The impact of the credit downgrade issued to Collingswood by Moody's Investors Service still reverberates throughout the borough, as the Board of Education was advised Monday that it would be better suited to seek its own investment rating rather than to tie its fortunes to those of the borough in refinancing some $14.5 million in public school bonds.
At its regular monthly meeting Oct. 21, the Collingswood Board of Education heard a proposal from public finance attorney Ronald Ianoale of McManimon, Scotland & Baumann, LLC (MSB) advising the district to refinance its bonds while interest rates are at “historic lows.”
According to the proposal, the district could save some 3.5 percent, an estimated $635,000, without significantly altering the terms of the repayment. The bonds will still carry a redemption date of June 2015 with a maturation period from 2013 to 2030.
“There’s no downside,” Ianoale said. “Because it’s a refunding, the law allows you to have an underwriter up front… you have access to credit markets to have the maximum savings that you can have, and then negotiate those interest rates at a time that’s most advantageous to you.
“No one gets paid unless the transaction closes,” he said.
Sherry Tracey, Managing Director of Phoenix Advisors, LLC, a Bordentown-based financial consultancy, said that the process, once enacted, would take six to eight weeks to close.
“It is a process, which is why we’re recommending starting it tonight,” she said.
Board member Lisa Soulos asked whether the refinancing process would enable the district to repay its loan any earlier; Tracey said no.
“There’s not quite enough savings there because some of the principal payments are rather large,” she said. “Restructure out to 2030, and that way your debt service reduces in every single year. You end up keeping the same type of debt service structure you have now.”
At a minimum, Tracey said, the district could save about $580,000 at a 3 percent rate.
The big hang-up in pinning down specific numbers, Tracey told the board members, is that the school district “has not had a true underlying credit rating” in its history.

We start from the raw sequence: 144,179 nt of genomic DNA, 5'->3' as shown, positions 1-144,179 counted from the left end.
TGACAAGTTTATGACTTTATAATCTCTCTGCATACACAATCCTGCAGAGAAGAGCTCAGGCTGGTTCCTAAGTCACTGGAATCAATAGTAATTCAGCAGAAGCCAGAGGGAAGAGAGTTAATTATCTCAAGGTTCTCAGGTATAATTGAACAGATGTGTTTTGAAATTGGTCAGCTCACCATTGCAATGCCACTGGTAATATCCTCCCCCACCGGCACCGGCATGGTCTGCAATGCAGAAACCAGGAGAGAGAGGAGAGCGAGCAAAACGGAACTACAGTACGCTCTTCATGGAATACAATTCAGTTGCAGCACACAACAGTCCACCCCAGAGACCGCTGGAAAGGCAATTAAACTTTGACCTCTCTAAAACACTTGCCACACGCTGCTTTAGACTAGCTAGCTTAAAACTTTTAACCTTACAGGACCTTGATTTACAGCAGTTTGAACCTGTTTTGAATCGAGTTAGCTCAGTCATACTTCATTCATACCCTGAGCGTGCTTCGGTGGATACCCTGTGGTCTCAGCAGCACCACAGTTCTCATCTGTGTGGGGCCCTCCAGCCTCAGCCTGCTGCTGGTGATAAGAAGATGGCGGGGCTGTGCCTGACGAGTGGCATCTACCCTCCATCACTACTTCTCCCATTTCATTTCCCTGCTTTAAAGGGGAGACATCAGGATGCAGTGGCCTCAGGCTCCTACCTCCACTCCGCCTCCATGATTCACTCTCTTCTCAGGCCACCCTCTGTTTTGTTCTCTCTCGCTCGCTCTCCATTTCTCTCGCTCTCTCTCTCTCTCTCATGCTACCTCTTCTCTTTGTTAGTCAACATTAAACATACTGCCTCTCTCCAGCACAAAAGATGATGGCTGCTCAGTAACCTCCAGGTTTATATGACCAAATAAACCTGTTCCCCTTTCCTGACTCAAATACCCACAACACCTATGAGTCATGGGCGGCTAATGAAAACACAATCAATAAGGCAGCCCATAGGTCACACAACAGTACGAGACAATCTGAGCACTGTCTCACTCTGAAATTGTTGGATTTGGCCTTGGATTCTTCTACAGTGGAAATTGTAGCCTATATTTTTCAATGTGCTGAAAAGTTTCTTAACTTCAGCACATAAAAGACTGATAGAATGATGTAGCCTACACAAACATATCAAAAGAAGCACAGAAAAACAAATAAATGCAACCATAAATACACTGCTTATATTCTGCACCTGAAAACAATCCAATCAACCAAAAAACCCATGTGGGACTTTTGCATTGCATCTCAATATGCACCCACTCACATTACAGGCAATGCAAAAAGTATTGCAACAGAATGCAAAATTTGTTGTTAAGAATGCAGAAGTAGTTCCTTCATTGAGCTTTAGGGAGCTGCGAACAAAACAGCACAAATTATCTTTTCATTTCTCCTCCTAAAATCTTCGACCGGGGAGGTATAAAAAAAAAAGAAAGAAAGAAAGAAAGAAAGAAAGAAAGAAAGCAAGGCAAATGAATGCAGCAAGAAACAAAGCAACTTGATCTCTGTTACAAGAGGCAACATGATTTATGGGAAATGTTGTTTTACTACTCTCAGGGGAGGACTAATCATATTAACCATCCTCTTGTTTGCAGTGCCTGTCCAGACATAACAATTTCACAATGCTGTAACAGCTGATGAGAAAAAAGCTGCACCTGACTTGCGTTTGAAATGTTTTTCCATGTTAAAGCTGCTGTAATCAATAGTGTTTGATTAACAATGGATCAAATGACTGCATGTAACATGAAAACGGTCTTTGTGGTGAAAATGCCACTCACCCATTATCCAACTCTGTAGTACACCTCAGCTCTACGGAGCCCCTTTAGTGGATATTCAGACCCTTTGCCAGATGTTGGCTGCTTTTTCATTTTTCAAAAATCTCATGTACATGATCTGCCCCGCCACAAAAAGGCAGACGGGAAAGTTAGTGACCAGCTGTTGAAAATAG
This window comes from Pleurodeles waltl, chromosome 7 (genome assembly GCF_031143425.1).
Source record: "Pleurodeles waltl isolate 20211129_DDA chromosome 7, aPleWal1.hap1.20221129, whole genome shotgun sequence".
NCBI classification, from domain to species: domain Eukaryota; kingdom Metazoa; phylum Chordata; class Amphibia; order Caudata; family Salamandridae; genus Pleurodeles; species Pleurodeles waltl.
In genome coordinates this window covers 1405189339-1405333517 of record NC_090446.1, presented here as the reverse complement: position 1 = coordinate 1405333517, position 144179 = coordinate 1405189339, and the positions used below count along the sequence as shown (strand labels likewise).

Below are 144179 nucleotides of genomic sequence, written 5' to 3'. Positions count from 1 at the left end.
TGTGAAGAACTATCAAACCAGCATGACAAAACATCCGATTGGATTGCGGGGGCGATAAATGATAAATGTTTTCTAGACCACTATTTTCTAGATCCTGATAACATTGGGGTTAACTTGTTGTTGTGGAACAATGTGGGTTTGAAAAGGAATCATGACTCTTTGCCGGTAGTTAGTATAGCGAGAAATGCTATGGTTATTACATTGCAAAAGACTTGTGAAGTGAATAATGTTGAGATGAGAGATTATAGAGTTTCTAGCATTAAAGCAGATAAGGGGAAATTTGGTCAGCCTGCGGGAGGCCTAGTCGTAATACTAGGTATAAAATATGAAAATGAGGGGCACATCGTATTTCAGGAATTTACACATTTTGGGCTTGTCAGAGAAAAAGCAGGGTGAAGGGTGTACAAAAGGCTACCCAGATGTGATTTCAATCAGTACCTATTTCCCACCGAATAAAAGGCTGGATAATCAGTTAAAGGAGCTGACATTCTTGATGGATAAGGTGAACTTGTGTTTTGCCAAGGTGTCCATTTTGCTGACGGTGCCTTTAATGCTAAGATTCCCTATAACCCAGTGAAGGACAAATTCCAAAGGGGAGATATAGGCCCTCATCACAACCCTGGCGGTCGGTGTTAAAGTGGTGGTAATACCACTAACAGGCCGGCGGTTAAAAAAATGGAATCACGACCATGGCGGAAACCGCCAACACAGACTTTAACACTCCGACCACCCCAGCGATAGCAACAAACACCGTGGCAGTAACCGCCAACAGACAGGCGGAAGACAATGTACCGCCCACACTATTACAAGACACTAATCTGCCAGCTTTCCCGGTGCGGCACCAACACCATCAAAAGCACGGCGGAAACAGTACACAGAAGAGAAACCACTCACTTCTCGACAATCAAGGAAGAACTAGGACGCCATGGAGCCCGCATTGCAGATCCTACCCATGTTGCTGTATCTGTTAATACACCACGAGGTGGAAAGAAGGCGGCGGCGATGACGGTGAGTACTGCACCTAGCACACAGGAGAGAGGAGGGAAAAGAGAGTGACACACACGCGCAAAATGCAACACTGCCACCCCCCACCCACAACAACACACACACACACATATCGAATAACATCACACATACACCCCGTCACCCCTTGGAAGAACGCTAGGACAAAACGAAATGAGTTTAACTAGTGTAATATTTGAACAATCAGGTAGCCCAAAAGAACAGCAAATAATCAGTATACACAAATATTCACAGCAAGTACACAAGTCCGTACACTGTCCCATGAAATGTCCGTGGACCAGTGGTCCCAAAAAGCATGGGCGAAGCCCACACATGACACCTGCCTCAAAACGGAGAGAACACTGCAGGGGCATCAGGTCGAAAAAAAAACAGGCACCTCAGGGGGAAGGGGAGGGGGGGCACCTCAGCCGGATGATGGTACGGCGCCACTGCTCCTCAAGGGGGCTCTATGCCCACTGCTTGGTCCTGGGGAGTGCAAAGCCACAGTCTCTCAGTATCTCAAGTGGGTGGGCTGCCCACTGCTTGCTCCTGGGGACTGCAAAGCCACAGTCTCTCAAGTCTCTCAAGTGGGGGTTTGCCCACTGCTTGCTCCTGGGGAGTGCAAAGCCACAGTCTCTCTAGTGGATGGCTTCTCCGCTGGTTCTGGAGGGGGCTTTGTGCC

“The last time you issued bonds, everybody bought insurance for their bonds, which makes them AAA, the highest rating,” she said. “Every school district really looked the same because everybody was wrapped with this AAA credit."
But in the 2008 financial meltdown, Tracey said, "a lot of the insurance companies were involved in rating some of those types of structures, and as such, were severely downgraded.
“There’s no AAA ratings agencies anymore," she said.
Board member Louis Evangelista pointed out that the school district should be in a attractive position for investors after having received a very positive review of its finances in its most recent fiscal audit.
“What else do the bond agencies look at?" he asked.
Tracey said that in establishing an underlying credit rating, agencies generally consider the last three years of the financial history of a district, its underlying tax base, and how those factors compare at those of other school districts throughout the state and country.
“Everything from the standpoint of median family income, unemployment, total assessed values over the last five, six, seven years,” she said. “Generally you don’t see municipalities and school districts too far off; a notch or two.”
But because Collingswood suffered a credit downgrade at the hands of Moody’s, Tracey recommended to the Board that it use “a different rating agency than the borough is using now,” suggesting Standard and Poor’s, which has never rated the district.
“If we didn’t get an underlying [credit rating] on our own, and then investors are saying ,‘Why didn’t they get that?’, the only other one that’s out there is Moody’s, and that would negatively impact the savings on the bonds,” Tracey said. “I don’t think we’d be able to reach that 3 percent level.”
Ionoale reminded the board and audience, however that school bonds are secured by the School Bond Reserve Act of NJ, which means that, in general, Standard and Poor’s will rate SBRA bonds AA-, “which is very high.”